Prepare for the big blocks of white space because it’s spoiler time, folks! By the halfway point, I’d determined the following:
- Samantha is a crappy friend to Nan: She never even told Nan she was seeing Jase until over a month had passed. Even after that, she barely spoke to her, only catching up with her when Nan’s boyfriend dumped her or did something. Then she found out **Nan was cheating, stealing Tim’s speech and cheating on her SATs and did nothing.** Some friend.
- Samantha is a crappy friend to Tim: Tim was sick from his addictions, really, really sick. Sam knew it for a long time and while it wasn’t entirely her responsibility, she enabled him all of the time by helping Nan hide his behavior from his family. ** When he could have killed her and Nan while driving stoned and drunk, she helped hide it. When she found out Nan had stolen his speech, she didn’t tell him. She also helped him get a job as a lifeguard knowing he was a drunken stoner, knowing he was slacking off at the pool, putting people in danger.**
- Samantha is a crappy daughter: She’s not entirely responsible for her mother’s life or her choices, but **she saw the things Clay (the pol) was doing with the other woman, she suspected some things he was doing were not all that legal, she knew he was encouraging her mother to do things she wouldn’t normally do, including some potentially improper/illegal things.**
But the worst. The worst, the worst, the unforgiveable for me:
Giant spoiler ahoy:
**Samantha’s mother was driving drunk with Clay and Samantha in the car. She hit Jase’s father who was walking by the side of the road and left him there, critically injured. When Jase called Samantha to come help watch the kids because he needed to race to the hospital, she rationalized it away – he couldn’t have been what her mother hit. When she found out Mr. Garrett had been hit on the same road her mother had been driving, she said nothing. When she found out the Garretts had no insurance because they couldn’t afford it, she felt badly but still was thinking it couldn’t possibly have been her mother. While Jase took comfort in her presence in his house, while she played with and babysat the Garrett children while they drilled a hole in his father’s head to keep the swelling in his brain down, she kept herself in la-la land, convincing herself that she wasn’t in the car that slammed into his father as he walked down the side of the road then left him to possibly die. When she finally figured out it had to be true, she kept silent.**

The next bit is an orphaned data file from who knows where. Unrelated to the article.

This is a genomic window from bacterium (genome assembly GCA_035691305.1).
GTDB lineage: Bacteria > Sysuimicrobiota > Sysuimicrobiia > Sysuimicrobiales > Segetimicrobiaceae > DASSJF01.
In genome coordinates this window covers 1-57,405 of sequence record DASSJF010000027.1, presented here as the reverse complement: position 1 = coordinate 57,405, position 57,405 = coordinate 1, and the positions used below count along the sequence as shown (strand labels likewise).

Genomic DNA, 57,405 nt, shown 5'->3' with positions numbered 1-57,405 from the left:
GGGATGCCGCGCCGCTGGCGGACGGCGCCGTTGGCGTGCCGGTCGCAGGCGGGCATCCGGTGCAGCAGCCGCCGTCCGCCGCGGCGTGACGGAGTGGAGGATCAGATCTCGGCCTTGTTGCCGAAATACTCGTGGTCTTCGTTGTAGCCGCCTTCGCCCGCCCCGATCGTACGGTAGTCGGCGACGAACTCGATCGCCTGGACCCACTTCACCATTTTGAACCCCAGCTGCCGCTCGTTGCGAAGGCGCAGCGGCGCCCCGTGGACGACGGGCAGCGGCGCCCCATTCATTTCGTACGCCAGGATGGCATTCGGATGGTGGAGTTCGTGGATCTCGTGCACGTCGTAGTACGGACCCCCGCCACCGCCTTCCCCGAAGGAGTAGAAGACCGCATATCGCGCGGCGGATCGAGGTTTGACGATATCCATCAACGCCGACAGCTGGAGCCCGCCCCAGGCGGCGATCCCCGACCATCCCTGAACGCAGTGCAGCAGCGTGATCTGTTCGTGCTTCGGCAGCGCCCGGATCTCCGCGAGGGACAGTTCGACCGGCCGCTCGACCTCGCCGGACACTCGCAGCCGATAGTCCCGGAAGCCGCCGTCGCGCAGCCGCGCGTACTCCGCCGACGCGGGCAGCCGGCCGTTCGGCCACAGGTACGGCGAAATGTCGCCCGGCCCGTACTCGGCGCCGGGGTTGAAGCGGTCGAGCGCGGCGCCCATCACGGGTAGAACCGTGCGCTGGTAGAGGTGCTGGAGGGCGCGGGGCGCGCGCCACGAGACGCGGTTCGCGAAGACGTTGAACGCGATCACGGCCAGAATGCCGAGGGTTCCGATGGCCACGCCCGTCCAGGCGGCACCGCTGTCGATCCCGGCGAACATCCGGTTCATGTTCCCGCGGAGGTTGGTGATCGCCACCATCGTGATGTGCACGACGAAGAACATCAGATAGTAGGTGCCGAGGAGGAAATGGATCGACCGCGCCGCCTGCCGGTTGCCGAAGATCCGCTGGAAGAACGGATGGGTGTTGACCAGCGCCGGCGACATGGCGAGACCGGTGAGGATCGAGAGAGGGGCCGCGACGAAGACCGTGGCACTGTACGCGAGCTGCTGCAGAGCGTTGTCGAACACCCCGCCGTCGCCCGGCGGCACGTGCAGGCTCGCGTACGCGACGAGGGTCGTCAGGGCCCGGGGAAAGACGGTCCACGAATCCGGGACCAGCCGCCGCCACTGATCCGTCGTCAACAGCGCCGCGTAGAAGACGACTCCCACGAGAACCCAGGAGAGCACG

I’m sure for a lot of people there are ways in Fictionland that an author can work around such a horrible thing. A way for love to overcome all, for redemption and healing, grand gestures and a finale complete with a moral fit for a sampler. Not for me, not for this situation and this character. In that moment, with this character that I already was having trouble liking, I fully despised her. I didn’t care what her motivation was, what she wanted for herself. She was a coward who didn’t do the right thing for anyone but herself and I can’t bring myself to want a happy ending for a really good guy and a girl like that.
I don’t even want to summarize this one. It’s a DNF with a wish that I hadn’t started it. I’ve seen people compare this to Anna and the French Kiss – that makes my brain start to bleed.
***My dear, dear friend Nick at Nick’s Book Blog and I almost always agree on our reviews (she has amazing taste). She liked this book a lot and wrote a great review explaining why – it’s always fun and wise to get all sorts of views of a book (hey, isn’t that what book blogging is about?), so go check out her review for a different opinion: Nick reviews My Life Next Door Thank goodness her awesomeness makes up for our book difference on this one. ;)***
I’m still right though. KIDDING, KIDDING!!